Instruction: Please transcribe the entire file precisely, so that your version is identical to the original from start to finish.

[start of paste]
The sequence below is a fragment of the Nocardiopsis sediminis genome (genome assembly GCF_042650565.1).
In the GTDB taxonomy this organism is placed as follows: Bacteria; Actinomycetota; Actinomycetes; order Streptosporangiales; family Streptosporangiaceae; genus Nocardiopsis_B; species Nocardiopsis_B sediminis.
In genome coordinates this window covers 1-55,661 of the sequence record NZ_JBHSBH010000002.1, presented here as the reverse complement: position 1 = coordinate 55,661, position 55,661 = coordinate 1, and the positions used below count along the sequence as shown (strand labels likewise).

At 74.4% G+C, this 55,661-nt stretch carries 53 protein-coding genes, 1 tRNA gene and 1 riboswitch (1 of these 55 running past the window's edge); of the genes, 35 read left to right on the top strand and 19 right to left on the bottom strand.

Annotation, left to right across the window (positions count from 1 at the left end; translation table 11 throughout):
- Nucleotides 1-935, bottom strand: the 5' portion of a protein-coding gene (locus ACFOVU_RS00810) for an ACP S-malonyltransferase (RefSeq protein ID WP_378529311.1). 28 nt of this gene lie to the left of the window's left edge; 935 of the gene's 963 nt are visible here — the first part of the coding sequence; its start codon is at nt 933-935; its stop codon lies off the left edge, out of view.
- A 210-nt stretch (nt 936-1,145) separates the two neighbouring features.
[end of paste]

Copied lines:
The sequence below is a fragment of the Nocardiopsis sediminis genome (genome assembly GCF_042650565.1).
In the GTDB taxonomy this organism is placed as follows: Bacteria; Actinomycetota; Actinomycetes; order Streptosporangiales; family Streptosporangiaceae; genus Nocardiopsis_B; species Nocardiopsis_B sediminis.
In genome coordinates this window covers 1-55,661 of the sequence record NZ_JBHSBH010000002.1, presented here as the reverse complement: position 1 = coordinate 55,661, position 55,661 = coordinate 1, and the positions used below count along the sequence as shown (strand labels likewise).

At 74.4% G+C, this 55,661-nt stretch carries 53 protein-coding genes, 1 tRNA gene and 1 riboswitch (1 of these 55 running past the window's edge); of the genes, 35 read left to right on the top strand and 19 right to left on the bottom strand.

Annotation, left to right across the window (positions count from 1 at the left end; translation table 11 throughout):
- Nucleotides 1-935, bottom strand: the 5' portion of a protein-coding gene (locus ACFOVU_RS00810) for an ACP S-malonyltransferase (RefSeq protein ID WP_378529311.1). 28 nt of this gene lie to the left of the window's left edge; 935 of the gene's 963 nt are visible here — the first part of the coding sequence; its start codon is at nt 933-935; its stop codon lies off the left edge, out of view.
- A 210-nt stretch (nt 936-1,145) separates the two neighbouring features.